Beautiful Science: π Everywhere

The universe as we know it seems to be governed by the logic and language of mathematics. Prominent examples of this fact includes Newtonian physics, which obeys the rules of calculus, and Einstein’s general theory of relativity, which is described by Reimann geometry. These laws describe our everyday world, and the more distant worlds of stars, planets, and black holes. But what about the invisible world of quantum mechanics where objects can behave both as waves and particles and the laws of physics at the atomic level are nothing like the laws of gravity and relativity? The answer is that even there, mathematics reign supreme. Perhaps the most famous demonstration of this fact is the Schrodinger equation that describes the evolution over time of a wave function, the key concept used by theoretical physicists to characterize the behavior of individual quantum mechanical systems such as light quanta. Apart from its sheer beauty, the Schrodinger equation has yielded predictions on the bound states of atoms that have been repeatedly confirmed by experimental evidence. Pause for a moment to ponder what this means. First, it testifies to the power of the human mind to conjure up highly abstract mathematical relations that can somehow describe our physical world to a high degree of precision. Second, Schrodinger’s equation also affirms that most likely, all aspects of the physical world obey mathematical logic, not just the world of stars, and planets, and black holes.

In case you think this is an isolated example, consider the one I am about to describe. This example concerns pi, the famous irrational number denoted by the Greek symbol π whose value is 3.14159… ad infinitum. π is famously linked to circles and trigonometry, but also pops up in diverse areas of science such as combinatorics, astrophysics, engineering (e.g., the Fourier transform), probability (Brownian motion, stochastic processes, Monte Carlo simulations) and so on. It is thus natural to ask whether π also lurk in the atomic world of quantum mechanics.

Until recently, the answer to this question would have been a tentative “maybe”. But maybe has been turned into a resounding yes, thanks to recent discovery by two mathematical physicists at the University of Rochester, Carl Hagen and Tamar Friedmann. The backstory to their discovery goes back to 17th-century England, when British mathematician, John Wallis, developed a formula that defines π as the product of an infinite string of ratios made up of integers. Wallis’s formula is as follows:

No one suspected that this formula would be hiding somewhere in quantum mechanics until Hagen and Friedmann derived a ratio to describe the energy states of the hydrogen atom. Hagen and Friedmann’s unexpected and beautiful result was published in the Journal of Mathematical Physics in 2015 (see link below).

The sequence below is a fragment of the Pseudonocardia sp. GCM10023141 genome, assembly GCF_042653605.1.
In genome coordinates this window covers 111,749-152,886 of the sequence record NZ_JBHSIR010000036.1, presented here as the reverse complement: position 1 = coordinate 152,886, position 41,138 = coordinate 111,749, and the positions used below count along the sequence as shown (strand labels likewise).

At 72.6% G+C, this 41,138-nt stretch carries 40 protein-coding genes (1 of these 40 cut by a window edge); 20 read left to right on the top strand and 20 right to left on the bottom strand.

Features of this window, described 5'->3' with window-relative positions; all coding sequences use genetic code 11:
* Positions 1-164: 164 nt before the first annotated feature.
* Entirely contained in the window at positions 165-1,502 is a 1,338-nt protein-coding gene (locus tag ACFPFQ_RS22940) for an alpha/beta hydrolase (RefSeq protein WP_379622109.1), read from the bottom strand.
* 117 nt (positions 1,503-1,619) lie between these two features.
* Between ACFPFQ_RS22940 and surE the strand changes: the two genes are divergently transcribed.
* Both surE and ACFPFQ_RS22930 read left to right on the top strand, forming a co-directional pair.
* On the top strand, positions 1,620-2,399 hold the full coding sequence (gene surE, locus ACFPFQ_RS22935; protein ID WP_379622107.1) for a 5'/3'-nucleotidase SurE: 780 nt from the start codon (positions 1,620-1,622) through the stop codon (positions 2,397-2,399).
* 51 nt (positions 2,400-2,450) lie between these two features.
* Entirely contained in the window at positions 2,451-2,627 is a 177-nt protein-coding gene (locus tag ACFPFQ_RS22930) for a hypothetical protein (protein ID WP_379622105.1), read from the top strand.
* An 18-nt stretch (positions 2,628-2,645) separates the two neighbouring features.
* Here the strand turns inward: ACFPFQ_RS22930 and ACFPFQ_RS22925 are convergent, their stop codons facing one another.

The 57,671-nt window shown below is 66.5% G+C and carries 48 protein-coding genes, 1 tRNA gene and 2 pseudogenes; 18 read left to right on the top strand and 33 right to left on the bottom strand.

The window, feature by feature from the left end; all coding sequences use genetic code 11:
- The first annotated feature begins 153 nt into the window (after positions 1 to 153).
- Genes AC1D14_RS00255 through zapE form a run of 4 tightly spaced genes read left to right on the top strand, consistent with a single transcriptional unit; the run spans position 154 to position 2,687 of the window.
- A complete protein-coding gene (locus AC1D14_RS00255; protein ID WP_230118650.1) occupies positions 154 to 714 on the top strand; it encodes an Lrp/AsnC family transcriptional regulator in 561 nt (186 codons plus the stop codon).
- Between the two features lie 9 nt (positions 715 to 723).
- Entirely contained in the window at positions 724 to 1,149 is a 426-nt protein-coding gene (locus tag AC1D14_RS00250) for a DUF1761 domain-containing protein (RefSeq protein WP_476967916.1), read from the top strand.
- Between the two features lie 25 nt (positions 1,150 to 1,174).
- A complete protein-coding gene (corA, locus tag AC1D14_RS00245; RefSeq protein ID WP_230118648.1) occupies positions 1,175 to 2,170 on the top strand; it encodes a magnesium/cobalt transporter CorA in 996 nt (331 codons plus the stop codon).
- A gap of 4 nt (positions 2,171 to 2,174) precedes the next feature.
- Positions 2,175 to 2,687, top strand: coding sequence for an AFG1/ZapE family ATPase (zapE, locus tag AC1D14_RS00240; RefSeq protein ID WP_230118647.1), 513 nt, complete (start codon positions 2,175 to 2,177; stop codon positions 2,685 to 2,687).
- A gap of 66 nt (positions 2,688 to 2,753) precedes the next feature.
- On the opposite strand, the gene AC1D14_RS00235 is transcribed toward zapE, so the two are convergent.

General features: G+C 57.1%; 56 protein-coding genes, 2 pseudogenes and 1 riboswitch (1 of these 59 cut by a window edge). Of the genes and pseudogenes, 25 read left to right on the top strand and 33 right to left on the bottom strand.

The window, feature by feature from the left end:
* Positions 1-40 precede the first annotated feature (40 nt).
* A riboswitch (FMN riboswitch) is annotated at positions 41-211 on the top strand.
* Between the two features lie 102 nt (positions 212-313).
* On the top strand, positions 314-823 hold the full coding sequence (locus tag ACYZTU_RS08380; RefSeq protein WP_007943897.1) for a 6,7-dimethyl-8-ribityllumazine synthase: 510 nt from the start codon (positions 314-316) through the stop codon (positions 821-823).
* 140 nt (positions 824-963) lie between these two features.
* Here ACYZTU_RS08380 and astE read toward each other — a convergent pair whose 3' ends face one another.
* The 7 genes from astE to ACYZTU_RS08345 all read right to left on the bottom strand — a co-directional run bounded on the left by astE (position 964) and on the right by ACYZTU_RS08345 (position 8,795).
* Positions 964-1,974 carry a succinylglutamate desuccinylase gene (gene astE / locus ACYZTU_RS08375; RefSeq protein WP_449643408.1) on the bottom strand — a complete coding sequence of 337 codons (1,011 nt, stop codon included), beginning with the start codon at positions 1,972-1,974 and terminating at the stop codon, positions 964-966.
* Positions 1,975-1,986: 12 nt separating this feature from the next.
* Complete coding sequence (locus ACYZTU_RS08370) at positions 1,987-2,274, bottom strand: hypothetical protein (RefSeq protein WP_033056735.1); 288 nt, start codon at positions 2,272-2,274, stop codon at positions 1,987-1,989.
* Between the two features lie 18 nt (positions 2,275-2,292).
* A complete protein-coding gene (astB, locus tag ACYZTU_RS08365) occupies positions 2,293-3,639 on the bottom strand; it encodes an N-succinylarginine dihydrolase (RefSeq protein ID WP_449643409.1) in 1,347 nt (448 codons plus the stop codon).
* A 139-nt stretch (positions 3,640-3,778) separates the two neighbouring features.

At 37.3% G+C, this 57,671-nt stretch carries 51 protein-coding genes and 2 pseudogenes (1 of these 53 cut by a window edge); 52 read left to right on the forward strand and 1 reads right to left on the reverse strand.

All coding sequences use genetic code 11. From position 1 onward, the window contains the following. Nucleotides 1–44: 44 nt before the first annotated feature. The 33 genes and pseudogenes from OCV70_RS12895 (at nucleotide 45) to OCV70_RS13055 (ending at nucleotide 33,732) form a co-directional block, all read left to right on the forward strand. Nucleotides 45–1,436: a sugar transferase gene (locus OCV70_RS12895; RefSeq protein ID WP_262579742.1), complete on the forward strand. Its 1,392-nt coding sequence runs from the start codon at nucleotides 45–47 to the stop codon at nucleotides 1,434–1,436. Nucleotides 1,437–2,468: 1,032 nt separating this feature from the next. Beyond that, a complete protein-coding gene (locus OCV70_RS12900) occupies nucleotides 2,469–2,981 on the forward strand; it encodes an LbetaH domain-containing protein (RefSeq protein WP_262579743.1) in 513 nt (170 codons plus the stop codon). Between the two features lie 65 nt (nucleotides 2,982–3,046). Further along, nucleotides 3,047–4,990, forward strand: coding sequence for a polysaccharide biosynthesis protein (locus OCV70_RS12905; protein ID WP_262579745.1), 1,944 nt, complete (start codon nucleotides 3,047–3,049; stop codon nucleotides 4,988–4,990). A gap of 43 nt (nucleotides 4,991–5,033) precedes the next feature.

Left: Carl Hagen, professor of particle physics, and Tamar Friedmann (right), a research associate in high-energy physics at the University of Rochester, U.S.

Neither Hagen nor Friedmann set out to look for π nor for the Wallis formula. Their discovery began almost by accident, in a quantum mechanics course taught by Hagen, who by the way was one of the six physicists who predicted the existence of the Higgs boson. Early in the 20th century, the Danish physicist, Niels Bohr had developed calculations that give accurate values for the energy states of hydrogen, Hagen wanted his students to use an alternate method—called the variational principle—to approximate the value for the ground state of the hydrogen atom. Like the Wallis formula, the variational principle dates back to the 17th century, one of its first appearances being the Principle of Least Time of mathematician Pierre de Fermat, a contemporary of Wallis. Hagen also started thinking about whether it would be possible to apply the variational method to states other than the ground state. He then roped in Friedmann to see if they could come up with a formula to approximate various energy states of the hydrogen atom and to compare its accuracy with the exact formula derived by Bohr by way of a ratio of the two formulas. To their surprise, their derivations led them to a ratio which was in effect the Wallis formula for π! Here is the expression for the Friedmann and Hagen ratio:

which can be reduced to the classic Wallis formula shown above.

“What surprised me is that the formula occurred in such a natural way in the calculations, with no circles involved in determining the energy states,” said Hagen. “And I am glad I didn’t think about this before Tamar arrived in Rochester, because it would have gone nowhere and we would not have made this discovery.” Their beautiful result has been described by mathematician Moshe Machover of King’s College London as a “cunning piece of magic”. More than that, it is that another demonstration that the quantum world, like the world of stars, planets, and black holes, is fundamentally a mathematical one.

Further Study

Here is the Hagen-Friedmann paper, published in the Journal of Mathematical Physics, 2015.

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